Clara BlinnClara Blinn (1847–1868) was a white settler who, with her two-year-old son Willie, was captured by Indians in October 1868 in Colorado Territory during an attack on the wagon train in which she and her family were traveling. She and her little boy were killed on or about November 27, 1868 during or in the immediate aftermath of the Battle of Washita River, in which the camp of the Cheyenne chief Black Kettle was attacked and destroyed by troops of the Seventh U.S. Cavalry under the command of Lt. Col. George Armstrong Custer. Clara and Willie Blinn's bodies were found some two weeks after the fight in one of several abandoned Indian camps along the Washita River near present-day Cheyenne, Oklahoma.
Clara and Willie Blinn remain at the center of a historical controversy over the exact circumstances of their death, the identity of their captors, and the location of their bodies when they were found. Contemporary sources disagree over whether the Blinns were held captive by Kiowas, Cheyennes, or Arapahos and, if by Cheyennes, whether they were held in Black Kettle's camp or in one of the other Cheyenne villages encamped along the Washita River at the time of the attack. Present-day authorities on the Battle of the Washita continue to reflect differing opinions on these questions.
Early life and marriageClara Isabel Harrington was born in Elmore, Ohio on October 21, 1847. Daughter of William T. and Harriet Bosley Harrington, who later became proprietors of the Baird House Hotel in Perrysburg, Ohio. She was described by her family as a "tiny, beautiful girl with dark hair, freckles sprinkled across her nose, a dimple in her chin, and an inveterate joker who exuded exuberance and a joy for living."
On August 12, 1865 she married Richard Foote Blinn of Perrysburg. Richard had fought in the American Civil War in the 31st Ohio Cavalry, receiving an early discharge after suffering a wound to his arm from which he never fully recovered. Despite the wound, he later enlisted and served in a "hundred days" volunteer unit. The Blinns were members of the Perrysburg Methodist Episcopal Church. Clara gave birth to a son, William, known as "Willie," in 1866.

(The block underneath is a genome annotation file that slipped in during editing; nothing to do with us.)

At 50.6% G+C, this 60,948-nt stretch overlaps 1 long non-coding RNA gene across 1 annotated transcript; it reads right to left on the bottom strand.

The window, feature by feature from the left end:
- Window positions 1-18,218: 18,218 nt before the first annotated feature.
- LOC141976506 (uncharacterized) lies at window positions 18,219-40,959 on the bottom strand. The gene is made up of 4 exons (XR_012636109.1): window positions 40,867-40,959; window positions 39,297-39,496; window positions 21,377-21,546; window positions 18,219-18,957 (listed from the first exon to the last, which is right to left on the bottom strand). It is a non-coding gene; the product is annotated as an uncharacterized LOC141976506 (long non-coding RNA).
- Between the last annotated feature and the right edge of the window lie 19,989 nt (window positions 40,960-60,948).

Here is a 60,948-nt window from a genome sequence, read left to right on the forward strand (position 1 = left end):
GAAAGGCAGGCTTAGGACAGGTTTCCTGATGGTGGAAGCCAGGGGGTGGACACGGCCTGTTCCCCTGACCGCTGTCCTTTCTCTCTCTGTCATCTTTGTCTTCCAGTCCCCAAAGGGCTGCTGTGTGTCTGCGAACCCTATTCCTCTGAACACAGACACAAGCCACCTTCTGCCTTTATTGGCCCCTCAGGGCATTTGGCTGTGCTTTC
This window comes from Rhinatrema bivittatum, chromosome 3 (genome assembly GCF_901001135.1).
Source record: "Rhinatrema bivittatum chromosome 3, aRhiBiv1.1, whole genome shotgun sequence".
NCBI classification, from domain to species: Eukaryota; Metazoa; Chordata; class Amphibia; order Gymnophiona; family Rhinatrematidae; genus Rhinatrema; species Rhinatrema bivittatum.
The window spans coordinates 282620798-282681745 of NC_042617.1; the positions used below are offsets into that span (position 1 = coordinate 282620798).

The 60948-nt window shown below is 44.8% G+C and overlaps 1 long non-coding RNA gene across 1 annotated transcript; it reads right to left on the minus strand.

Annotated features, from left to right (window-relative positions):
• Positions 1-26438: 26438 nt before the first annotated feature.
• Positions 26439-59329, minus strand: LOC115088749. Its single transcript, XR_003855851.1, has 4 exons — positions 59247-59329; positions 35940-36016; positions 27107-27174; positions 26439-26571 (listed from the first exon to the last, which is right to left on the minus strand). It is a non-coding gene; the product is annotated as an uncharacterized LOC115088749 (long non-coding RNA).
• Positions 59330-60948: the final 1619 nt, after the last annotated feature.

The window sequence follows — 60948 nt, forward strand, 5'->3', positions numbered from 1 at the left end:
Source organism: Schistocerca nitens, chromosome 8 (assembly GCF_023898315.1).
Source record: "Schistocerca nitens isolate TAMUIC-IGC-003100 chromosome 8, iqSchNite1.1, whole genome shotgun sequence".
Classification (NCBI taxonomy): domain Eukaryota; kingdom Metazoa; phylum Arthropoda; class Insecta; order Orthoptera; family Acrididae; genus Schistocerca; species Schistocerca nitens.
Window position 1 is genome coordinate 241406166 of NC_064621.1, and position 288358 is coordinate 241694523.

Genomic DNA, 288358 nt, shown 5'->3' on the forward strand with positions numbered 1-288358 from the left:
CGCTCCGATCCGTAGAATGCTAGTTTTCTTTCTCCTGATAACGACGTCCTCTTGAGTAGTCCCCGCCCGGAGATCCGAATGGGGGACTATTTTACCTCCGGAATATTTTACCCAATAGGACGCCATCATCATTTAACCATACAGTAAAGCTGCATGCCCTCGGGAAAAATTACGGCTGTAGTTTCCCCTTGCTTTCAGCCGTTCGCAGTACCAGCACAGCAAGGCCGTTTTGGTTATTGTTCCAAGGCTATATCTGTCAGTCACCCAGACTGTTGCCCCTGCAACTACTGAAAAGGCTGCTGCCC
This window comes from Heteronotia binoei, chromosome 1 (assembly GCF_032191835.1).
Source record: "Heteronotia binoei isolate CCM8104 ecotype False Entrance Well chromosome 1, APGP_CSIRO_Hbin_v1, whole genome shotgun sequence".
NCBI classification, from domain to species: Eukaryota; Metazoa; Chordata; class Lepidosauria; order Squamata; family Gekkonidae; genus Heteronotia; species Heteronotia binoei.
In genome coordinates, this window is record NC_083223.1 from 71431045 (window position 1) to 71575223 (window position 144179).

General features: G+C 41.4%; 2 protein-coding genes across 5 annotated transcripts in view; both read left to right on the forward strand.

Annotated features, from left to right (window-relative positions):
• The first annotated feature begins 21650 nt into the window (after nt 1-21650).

Colorado TerritoryIn spring of 1868, the Harringtons departed Perrysburg to go west, settling in Ottawa, Franklin County, Kansas. Richard and Clara Blinn, with Willie traveled further west, all the way to Colorado Territory. After a few months in Colorado they wrote to Clara's maternal aunt Myra Mottram of their intent to surprise Clara's parents by relocating to Kansas to be nearer to them. However, Clara's aunt evidently told the Harringtons, who waited, futilely, for the arrival of their daughter and her family.
Richard joined in a partnership with his brother-in-law, John F. Buttles, to deliver supplies to government outposts. The pair organized a wagon train of eight wagons, one hundred cattle, ten men (including Richard), and Clara and Willie, departing Bogg's Ranch in Colorado Territory on October 5 or 6, 1868, bound eastward towards Fort Dodge, Kansas along the Arkansas River on the Santa Fe Trail. They had plans to stop off in Ottawa with the Harringtons. Clara and Willie rode in the supply wagon, with Clara carrying on her person money belonging to John Buttles and her husband's brother Hubble Blinn, including a bag of gold coins and a bundle of nearly $800 in bills.
CaptureOn October 7, along the Arkansas River about 10 mi east of the mouth of Sand Creek, the wagon train was attacked by a force of about 75 Indians. One man was wounded during the attack, and the Indians succeeded in stampeding the ox teams, acquiring four of the wagons and taking Mrs. Blinn and her child captive. The remaining wagons were set afire with flaming arrows. Throughout the day and into the night the Indians kept up their attack on the remainder of the train, during which time the Indian party increased to about 200 warriors. On the following day, October 8, most of the Indians withdrew across the Arkansas to camp on its south bank, but returned that night to renew the attack. They attacked again on October 9, besieging the men for four more days before withdrawing again across the Arkansas River to ride off to the southeast.
On October 12, one of the men got away and went to Fort Lyon to seek help. Captain William Penrose sent out ten men under Lt. Henry H. Abell to relieve the men still with the wagon train and to search for Mrs. Blinn and her son. About 4 mi from where the wagon train had been held under attack, the soldiers found a note Clara had written on a card and laid on a bush along the trail. The note read, "Dear Dick, Willie and I are prisoners. They are going to keep us. If you live, save us if you can. We are with them. [signed] Clara Blinn."
Mr. Owen, the leader of the train, identified Satanta, a prominent Kiowa warrior, as having been among the raiders. According to other sources, the Indians were believed to be mostly Cheyenne or Arapaho.